Fettercairn Whisky: New Land Sculpture Marks Replanting Of Ancient Scottish Forest. 'FOREST FLOW' expresses a bold and responsible future for enlightened whisky making

A flowing and shimmering new sculpture representing life, growth and transformation emerged in the rolling foothills of the Cairngorms today as Scottish land artist Rob Mulholland unveiled his latest creation at Fettercairn Distillery.

Created from 800 metres of 12mm round recycled stainless steel bars - 3,200 individual pieces in total, the inspiration behind the piece - FOREST FLOW - is a ground-breaking project 10 years in the making that has seen tens of thousands of oak saplings planted on the land next to the Fettercairn Distillery on the 8,500-acre Fasque Estate. This future- focused project will establish a new land management vision for the next 200 years and challenge whisky making convention by providing responsibly sourced and managed local wood to mature whisky in - ultimately enabling Fettercairn distillery to craft single estate whiskies.

Set on a clear pool of pure spring water from a natural source only a few hundred yards away, 'FOREST FLOW' draws its inspiration from the endless cycle of growth as saplings draw water and nutrients from the ground and circulate them to create vibrant life. Looking out to the new Forest - highlighting the deep and inextricable relationship we all have with nature - this bespoke piece of art has been created to fully harmonise with its environment through the depiction of essential whisky making ingredients – water, locally grown barley and the wood for maturation. The sculpture also celebrates the unique water-cooling ring on the stills at Fettercairn, allowing only the finest vapours to rise creating the purest spirit.

"Fettercairn Distillery is embedded in the landscape. It draws its raw materials from its natural surroundings - the water, barley and the future oak forest - which are all within sight of the distillery. I wanted to capture all these elements in my sculpture. I was inspired after seeing the water flowing into the distillery from the nearby well, filling the mash tuns and pouring over the outside of the stills - a constant sense of movement and life as the water is circulated over the stills and then naturally cooled and re-circulated.

This is the same water that sustains the newly planted Fettercairn forest and nourishes the surrounding landscape, a visceral connection between the land and the distillery. I wanted to capture this life-giving flow in my sculpture and convey the close relationship that the whole whisky process has with the natural environment. I imagined the water flowing over the still, instantly solidifying into metal to create an organic sculptural form as it emerges from a pool of crystal clear water, as if some unseen alchemical process had transformed the flowing water into solid steel. On the outer edges a scattering of oak leaves form in a circle symbolising the newly planted Fettercairn forest.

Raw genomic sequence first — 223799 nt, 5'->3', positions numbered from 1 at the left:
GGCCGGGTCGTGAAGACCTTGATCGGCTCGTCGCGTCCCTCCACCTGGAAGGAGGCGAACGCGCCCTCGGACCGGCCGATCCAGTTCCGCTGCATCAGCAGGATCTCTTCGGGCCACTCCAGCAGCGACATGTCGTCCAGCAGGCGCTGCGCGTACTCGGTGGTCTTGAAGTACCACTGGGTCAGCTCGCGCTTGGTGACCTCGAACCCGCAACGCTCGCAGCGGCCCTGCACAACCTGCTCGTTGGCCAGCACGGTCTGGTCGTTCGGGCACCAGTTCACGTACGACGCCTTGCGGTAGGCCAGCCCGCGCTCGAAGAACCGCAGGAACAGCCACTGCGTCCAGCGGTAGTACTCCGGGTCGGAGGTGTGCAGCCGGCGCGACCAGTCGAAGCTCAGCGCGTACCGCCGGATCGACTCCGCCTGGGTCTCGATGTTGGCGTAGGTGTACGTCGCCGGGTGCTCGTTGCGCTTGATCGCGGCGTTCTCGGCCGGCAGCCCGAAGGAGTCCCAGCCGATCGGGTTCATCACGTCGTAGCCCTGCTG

The reflective clear pool captures the mirror image of the sculpture and simultaneously captures the reflection of the sky and changing light as time passes by. Time is a key element in creating whisky and in creating sculpture, a synergy of craft that permeates both practices. I hope that my work conveys both crafts and harnesses our respect for the setting and natural environment at Fettercairn," said Glaswegian sculptor Rob Mulholland.

Stewart Walker, Distillery Manager at Fettercairn said: "We love the idea that Rob's stunning work will keep watch over the mighty oaks in our sustainable forest 150 - 200 years from now. We are extremely proud when we look at Rob's artistic endeavours - the sculpture has movement, texture and its shadows and reflections are constantly changing. It feels totally in keeping with its environment and for our whisky making philosophy. We are confident it will become iconic on our regional landscape - loved by visitors and the local community alike."

The Fettercairn Forest project is led by whisky maker Gregg Glass, who has conducted numerous trials with wind-felled and responsibly sourced Scottish oak as well as extensive tests and experimentation in collaboration with experts across different industries. The Distillery has already laid down whiskies in different types of Scottish Oak cask and plans to release the first commercially available Fettercairn Scottish Oak bottling next year. The sculpture is due to be incorporated into the Distillery visitor experience from 2022.

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